Industry reaffirms collective commitment to financial literacy

Advocis, Canadian Securities Institute, and RBC set out initiatives to provide educational resources and information

Industry reaffirms collective commitment to financial literacy

With Financial Literacy Month just around the corner, different organizations representing Canada’s financial services industry have unveiled their plans to raise the level of awareness and education among consumers and investors.

Among other activities, the Financial Advisors Association of Canada (Advocis) has announced a number of youth-focused initiatives, including an activity-based “Fin Lit Kit,” a financial literacy game on the popular Roblox platform, and a continuation of the hypothetical “Junior Financial Advisor” designation introduced in 2020.

The organization is also planning weekly shows on Instagram Live with advisors, new advisor-written articles on the website, and a special edition of the Coffee Talks webinar series hosted by Dr. Supriya Syal from the Financial Consumer Agency of Canada.

“We believe that our member-clients and the public interest are best supported when entire families can be involved in financial advice, and that young people are enthusiastically brought into these discussions as they grow up,” said Julie Martini, vice president for Public Affairs and Marketing at Advocis. “The intergenerational wealth transfer which has already begun makes this especially relevant, but Canadians of all ages can benefit from greater financial literacy – and we look forward to how we and our professional membership can contribute.”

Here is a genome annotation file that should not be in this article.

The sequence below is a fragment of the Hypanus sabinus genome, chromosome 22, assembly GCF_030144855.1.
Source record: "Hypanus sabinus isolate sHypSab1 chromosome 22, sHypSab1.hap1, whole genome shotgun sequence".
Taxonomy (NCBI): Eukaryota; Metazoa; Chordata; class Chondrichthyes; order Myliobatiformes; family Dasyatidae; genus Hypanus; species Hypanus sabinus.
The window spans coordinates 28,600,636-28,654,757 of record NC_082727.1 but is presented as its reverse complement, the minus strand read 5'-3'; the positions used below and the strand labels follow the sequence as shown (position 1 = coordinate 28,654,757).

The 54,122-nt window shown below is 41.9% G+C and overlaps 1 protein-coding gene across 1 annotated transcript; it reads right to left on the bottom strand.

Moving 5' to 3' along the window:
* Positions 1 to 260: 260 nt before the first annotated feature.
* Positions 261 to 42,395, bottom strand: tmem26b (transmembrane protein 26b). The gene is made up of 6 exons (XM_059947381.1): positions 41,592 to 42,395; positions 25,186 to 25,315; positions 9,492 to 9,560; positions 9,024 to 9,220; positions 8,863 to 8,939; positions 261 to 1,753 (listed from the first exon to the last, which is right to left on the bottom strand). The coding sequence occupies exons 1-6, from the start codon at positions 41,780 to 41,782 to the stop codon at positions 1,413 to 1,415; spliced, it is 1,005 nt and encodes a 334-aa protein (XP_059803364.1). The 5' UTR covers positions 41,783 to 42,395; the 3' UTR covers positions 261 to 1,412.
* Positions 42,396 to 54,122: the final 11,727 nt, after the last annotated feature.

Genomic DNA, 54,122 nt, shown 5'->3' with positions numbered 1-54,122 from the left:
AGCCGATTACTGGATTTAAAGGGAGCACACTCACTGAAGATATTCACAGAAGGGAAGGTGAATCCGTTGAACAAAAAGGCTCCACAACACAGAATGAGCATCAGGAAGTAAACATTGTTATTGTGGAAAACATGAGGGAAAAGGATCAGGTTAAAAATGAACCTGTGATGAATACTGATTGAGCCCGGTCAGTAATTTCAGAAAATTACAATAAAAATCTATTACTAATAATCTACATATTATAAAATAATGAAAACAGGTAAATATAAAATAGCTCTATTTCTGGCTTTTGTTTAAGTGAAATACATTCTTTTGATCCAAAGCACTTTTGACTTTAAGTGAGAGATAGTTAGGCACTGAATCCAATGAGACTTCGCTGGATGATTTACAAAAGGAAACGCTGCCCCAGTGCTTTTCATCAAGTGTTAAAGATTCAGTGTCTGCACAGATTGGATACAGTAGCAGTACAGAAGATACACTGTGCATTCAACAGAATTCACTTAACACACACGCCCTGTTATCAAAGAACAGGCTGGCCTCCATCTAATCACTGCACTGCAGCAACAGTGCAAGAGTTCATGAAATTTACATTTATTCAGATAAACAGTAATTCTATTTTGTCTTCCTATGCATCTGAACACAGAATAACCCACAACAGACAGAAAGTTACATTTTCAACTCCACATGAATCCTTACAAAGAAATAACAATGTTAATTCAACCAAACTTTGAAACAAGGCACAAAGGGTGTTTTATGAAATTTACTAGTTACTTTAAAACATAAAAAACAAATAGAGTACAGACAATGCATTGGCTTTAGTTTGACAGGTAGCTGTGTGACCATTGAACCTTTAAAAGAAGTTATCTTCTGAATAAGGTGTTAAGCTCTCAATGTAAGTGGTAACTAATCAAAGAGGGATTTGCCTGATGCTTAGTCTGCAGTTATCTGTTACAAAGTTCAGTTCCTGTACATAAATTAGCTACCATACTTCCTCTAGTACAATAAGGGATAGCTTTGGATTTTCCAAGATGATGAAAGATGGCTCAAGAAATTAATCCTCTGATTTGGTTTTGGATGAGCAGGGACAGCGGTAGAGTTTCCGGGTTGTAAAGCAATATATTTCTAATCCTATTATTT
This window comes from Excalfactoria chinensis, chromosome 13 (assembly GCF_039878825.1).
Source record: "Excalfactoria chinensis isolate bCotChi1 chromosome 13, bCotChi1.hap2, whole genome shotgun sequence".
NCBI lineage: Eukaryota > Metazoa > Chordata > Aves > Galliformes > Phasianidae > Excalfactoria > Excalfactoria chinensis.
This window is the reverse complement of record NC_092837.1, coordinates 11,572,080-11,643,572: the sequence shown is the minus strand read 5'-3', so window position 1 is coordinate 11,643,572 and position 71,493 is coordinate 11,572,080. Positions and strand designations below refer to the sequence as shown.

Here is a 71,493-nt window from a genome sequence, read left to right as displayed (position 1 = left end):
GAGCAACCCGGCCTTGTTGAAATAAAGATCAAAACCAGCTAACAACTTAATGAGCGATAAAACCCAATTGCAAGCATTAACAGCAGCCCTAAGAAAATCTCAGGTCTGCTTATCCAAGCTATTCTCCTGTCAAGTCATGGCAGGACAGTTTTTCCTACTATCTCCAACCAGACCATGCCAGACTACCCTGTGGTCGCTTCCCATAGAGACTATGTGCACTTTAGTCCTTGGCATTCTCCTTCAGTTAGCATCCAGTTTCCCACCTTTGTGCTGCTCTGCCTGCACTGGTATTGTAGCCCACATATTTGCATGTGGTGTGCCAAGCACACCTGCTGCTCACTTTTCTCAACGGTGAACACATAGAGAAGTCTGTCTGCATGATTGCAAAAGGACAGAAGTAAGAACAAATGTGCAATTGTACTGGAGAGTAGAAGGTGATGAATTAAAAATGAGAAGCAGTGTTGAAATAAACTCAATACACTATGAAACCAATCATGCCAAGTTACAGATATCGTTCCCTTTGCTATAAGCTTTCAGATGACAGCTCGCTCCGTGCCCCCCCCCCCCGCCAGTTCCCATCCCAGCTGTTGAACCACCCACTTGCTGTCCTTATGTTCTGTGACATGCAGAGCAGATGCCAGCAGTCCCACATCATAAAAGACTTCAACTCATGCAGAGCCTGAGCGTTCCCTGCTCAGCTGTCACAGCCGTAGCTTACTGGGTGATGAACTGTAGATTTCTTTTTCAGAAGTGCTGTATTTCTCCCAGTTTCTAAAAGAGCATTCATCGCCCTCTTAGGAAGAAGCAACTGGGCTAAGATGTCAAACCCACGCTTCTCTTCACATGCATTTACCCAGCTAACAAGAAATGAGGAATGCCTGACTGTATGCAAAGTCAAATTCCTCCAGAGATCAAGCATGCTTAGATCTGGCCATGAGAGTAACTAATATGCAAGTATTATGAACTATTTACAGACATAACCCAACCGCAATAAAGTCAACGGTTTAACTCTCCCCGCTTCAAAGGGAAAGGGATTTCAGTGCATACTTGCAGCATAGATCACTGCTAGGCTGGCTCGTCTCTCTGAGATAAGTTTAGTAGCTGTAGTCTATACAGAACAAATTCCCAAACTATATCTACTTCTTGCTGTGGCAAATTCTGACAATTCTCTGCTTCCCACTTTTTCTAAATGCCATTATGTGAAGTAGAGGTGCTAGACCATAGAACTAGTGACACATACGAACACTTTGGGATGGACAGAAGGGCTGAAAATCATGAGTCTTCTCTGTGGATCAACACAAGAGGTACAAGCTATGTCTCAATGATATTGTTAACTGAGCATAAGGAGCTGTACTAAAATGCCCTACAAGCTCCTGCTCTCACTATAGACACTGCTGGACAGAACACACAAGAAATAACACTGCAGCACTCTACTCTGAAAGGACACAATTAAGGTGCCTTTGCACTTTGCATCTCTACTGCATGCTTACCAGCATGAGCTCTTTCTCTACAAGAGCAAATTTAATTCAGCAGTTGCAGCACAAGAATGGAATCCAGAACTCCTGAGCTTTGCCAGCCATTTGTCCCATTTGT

For its part, the Canadian Securities Institute (CSI) is hosting a series of free webinars open to all Canadians hoping to reach their financial goals. Aside from a presentation titled Baby Boomers, Millennials, and Wealth Transfer: What You Need to Know held on October 27, the institute is covering:

  • Newcomers: Fast Track Your Financial Career in Canada (November 3);
  • Investors' Guide to Digital Assets (November 10); and
  • A Woman's Guide to Personal Finance (November 17).

RBC has also launched its online Financial Literacy for Indigenous Peoples Course, developed in collaboration with the First Nations Child & Family Caring Society, which aims to help Indigenous people on their wealth-building journey with access to resources and information on managing personal finances.

The program was created in response to a recommendation from a gathering of First Nations youth in 2019 discussing the need for changes to child welfare and a compensation that the Canadian Human Rights Tribunal had ordered to be paid to First Nations children, youth and their families.

“We know from the research and recommendations of Indigenous peoples that receiving a lump sum in compensation can be a stressful and even re-traumatizing experience,” said Dale Sturges, national director, RBC Indigenous Financial Services. “By providing straightforward, accessible information, as was recommended, our hope is that this financial literacy program will be a useful tool for people.”